Diesel Injectors 

Diesel Injectors started to help car owners solve all their problems related to diesel engines. 

How does a diesel engine work?

The different types of diesel equipment, old and new are powering today’s diesel cars.

The main components of a diesel engine are 

  • injectors
  • pressure pump and
  • glow plugs

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Petrol vs Diesel 

DIESEL IS ‘GREENER’ THAN PETROL

Not the color, of course, but its environmental impact! It’s a little surprising that cars with a diesel engine emit less CO2 than equivalent petrol cars.

The diesel engine is like the petrol engine. They are both internal combustion engines.

One of the main differences is how the fuel is ignited.

  • in a petrol engine a spark ignites the fuel
  • in a diesel engine fuel ignites because of high compression.

Type of  Diesel Injectors

Diesel engines of any type work because diesel fuel is injected into a cylinder of highly compressed air.

Because the air is compressed it is very hot; the injected fuel ignites and  forces the piston down into the cylinder and turns the crankshaft.

Diesel fuel has to be atomised (turned to mist or microscopic droplets) before it will combust (burn) properly –  the injectors are designed to make this happen.

Diesel is broadly divided into

  • Rotary diesel and
    Rotary diesel injectors
  • Common Rail diesel.

This is diesel equipment which we now call early diesel. It generally has little or no electronic control and has been replaced in passenger cars by the common rail diesel system.

What is a Rotary Diesel Engine?

A rotary diesel engine typically has a distribution pump and injectors. The pump is timed to the engine so it sends fuel under pressure to each injector at the correct time in the engine’s combustion sequence.

The pressure at each injector is somewhere in the region of 150 bar.

Typically a rotary diesel pump has a solenoid which allows the driver to cut off the supply of fuel and stop the engine; without this the engine will continue to run as long as it has a supply of fuel!

Rotary diesel can be divided into ”direct’ and ‘indirect’ injection.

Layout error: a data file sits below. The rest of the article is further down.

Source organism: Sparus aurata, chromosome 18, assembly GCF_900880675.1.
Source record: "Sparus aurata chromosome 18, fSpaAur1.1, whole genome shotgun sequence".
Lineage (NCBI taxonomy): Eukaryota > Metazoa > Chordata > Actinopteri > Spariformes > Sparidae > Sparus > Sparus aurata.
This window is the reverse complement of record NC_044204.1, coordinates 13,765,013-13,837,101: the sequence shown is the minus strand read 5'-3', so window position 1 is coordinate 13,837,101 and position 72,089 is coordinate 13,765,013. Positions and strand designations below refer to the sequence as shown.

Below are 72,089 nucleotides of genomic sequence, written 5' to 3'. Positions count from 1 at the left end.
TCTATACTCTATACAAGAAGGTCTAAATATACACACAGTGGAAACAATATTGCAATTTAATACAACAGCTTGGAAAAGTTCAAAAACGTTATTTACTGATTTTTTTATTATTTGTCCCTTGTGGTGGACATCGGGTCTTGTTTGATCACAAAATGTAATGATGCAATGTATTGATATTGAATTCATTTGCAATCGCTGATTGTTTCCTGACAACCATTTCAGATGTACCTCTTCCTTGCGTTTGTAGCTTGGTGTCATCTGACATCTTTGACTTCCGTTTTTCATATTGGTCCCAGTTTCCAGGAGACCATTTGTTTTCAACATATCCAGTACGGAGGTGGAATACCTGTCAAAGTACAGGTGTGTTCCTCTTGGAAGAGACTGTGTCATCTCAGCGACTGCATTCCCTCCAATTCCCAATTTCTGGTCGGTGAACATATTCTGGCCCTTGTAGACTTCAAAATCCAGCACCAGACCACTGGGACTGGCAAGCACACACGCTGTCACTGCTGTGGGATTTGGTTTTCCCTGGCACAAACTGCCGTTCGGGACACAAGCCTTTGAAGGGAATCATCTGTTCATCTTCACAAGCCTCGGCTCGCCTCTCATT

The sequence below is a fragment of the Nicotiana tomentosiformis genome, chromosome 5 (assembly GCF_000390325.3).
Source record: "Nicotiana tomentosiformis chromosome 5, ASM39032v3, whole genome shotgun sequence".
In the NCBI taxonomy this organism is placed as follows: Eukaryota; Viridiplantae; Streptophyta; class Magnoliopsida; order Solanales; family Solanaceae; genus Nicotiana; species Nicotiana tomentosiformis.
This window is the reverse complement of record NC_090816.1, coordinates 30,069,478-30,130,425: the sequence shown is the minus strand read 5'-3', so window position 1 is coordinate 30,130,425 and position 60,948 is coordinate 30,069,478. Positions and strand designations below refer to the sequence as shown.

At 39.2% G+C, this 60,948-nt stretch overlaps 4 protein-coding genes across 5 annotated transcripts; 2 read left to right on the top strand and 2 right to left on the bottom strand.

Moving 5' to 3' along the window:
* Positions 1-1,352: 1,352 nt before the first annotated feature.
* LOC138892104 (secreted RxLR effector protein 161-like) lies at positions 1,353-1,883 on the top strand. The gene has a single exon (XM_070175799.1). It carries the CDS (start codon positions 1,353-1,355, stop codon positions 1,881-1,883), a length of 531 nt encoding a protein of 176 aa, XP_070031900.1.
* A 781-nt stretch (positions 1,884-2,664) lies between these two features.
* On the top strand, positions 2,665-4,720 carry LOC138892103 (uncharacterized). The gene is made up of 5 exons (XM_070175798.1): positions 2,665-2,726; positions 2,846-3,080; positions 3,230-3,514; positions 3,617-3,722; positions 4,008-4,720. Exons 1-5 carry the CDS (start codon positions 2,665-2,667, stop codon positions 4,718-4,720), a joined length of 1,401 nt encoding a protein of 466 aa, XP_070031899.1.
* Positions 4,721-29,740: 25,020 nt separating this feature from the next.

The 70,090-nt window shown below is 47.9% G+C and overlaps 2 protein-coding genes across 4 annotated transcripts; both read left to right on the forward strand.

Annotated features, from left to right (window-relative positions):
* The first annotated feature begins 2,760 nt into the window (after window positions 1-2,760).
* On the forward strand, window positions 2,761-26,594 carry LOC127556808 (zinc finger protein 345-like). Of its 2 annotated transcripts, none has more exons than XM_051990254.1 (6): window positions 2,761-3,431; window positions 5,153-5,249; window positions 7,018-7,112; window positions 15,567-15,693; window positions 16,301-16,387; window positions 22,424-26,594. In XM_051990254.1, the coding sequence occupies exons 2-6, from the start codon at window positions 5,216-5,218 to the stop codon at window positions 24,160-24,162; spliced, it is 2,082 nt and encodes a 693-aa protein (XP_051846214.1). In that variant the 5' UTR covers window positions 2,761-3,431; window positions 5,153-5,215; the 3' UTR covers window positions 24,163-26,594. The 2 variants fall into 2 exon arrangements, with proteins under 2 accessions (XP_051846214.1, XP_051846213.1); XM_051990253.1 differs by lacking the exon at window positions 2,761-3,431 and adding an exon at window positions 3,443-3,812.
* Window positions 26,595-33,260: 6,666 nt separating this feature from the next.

Direct injection engines are designed for the fuel to be injected directly into the cylinder, typically into a bowl recess in the piston’s crown.

With indirect injection the fuel ignites in a separate combustion chamber recessed into the cylinder head.

The rate of combustion is slowed down and the engine is generally quieter and less stressed than direct injection. When starting, indirect engines generally require glowplugs to warm the fuel until the engine is running and getting warm.

Later Ford Transit 8 valve diesel engines (up to c.1999) are of the direct injection type and have a characteristically noisy diesel sound.

DIESEL ENGINES COMPRESS AIR – NOT DIESEL FUEL

Strange as it may seem the diesel engine doesn’t compress the diesel fuel it uses – combustion occurs when diesel is injected into compressed (hot) air.

Glow plugs are used to warm diesel fuel when the engine first starts…and not to provide a spark.

Diesel that are worn will most likely suffer low compression and become more difficult to start.

The downside with diesel is the amount of soot (particulates) which they emit.

DIESEL NEED TO COMPRESS

Did you know that the CR compression ratio (difference in volume when piston goes from top to bottom of cylinder) in a diesel engine is roughly double the petrol CR?

DIESEL HAS EVOLVED

Early diesel engines have mechanical pumps and mechanical injectors.

In theory a mechanical diesel engine will continue to run for as long as it has fuel because it has no electrical/electronic control.

Mechanical injectors operate around 200bar pressure (your car tyre is typically 2 bar!)

Electronically controlled pumps (EDC and VP) were fitted to lower emmisions and give greater economy.

Common Rail Diesel has superceded the EDC and VP systems. As a high precision setup the pressure at the injectors is around 2000bar

COMMON RAIL DIESEL PRESSURES ARE 10X HIGHER

Did you know that in the common rail diesel engine fuel is under very high pressure e.g. 2000 bar? this compares with 200bar or less in an earlier rotary diesel engine.

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